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From "Alexander Saint Croix" <>
Subject Fwd: Nuking tables on tearDown() for CRUD tests
Date Wed, 09 Jan 2008 01:59:21 GMT
This was one suggestion by Adam Hardy on the users@openjpa list.  I might
look into dbUnit, but wonder whether it is ideally suited for the container
injection mechanisms we're using.


---------- Forwarded message ----------
From: Adam Hardy <>
Date: Jan 8, 2008 5:52 PM
Subject: Re: Nuking tables on tearDown() for CRUD tests

Alexander Saint Croix on 08/01/08 23:08, wrote:
> After working with devs on both the OpenEJB and the OpenJPA teams, I think
> that for anything other than trivial persistence units and entity
> it is probably necessary to manually find a list of all of the entities of
> given type, iterate over that list, and use the entitymanager.remove()
> method to clean out the entities in the datastore between unit tests.
> Although this method is extremely slow and will be a big hit to
> productivity, I cannot get a succession of "DELETE FROM table" queries to
> reliably remove objects without crashing because of entity relations and
> foreign keys, and have not yet had the former method crash on me.
> The "DELETE FROM table" mechanism seems to wreak havoc on the cascading
> rules and cause problems for itself when done in succession to multiple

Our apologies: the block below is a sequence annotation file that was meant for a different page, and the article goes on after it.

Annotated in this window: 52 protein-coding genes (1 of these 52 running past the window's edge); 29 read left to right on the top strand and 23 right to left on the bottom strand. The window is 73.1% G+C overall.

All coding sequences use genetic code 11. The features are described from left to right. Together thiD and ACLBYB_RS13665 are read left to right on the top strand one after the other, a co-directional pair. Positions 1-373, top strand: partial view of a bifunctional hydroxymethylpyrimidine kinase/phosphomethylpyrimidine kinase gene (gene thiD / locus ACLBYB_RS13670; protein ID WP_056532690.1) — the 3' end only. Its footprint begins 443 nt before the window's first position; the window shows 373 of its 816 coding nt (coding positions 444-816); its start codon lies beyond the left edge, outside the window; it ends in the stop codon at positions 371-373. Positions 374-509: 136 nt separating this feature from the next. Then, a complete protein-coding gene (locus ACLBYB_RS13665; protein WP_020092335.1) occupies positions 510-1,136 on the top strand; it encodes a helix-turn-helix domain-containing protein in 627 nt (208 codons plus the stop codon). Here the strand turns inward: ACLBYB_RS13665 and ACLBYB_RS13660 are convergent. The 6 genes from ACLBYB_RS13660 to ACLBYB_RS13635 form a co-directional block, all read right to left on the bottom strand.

> tables--I don't know enough about the guts of the query execution
> to say why, and that's alright.  If we need to build an example
> for either project to test this behavior at a later time, I'll be able to
> provide a sufficiently complex persistence unit to really stress test
> things.
> In the meantime, I really am itching to get back to actual development, so
> I'm going to revert and move forward using the other method for the time
> being. Thanks to Dain, Panaki, Jacek, Adam, and Patrick.

I recommended DbUnit for handling test data before, and in terms of the
performance hit, it won't be much problem at all.

However it would require a list of all tables from which to delete, and it
be ordered to take account of referential integrity constraints.

DbUnit also allows you to store all data in XML files which can be loaded
for each test. Obviously this uses the same list of tables as above, just in
reverse. And you need to ditch and recreate the entity manager between each
test. It wasn't quick or easy to set up a system to handle the test data
this, but it's paid dividends.

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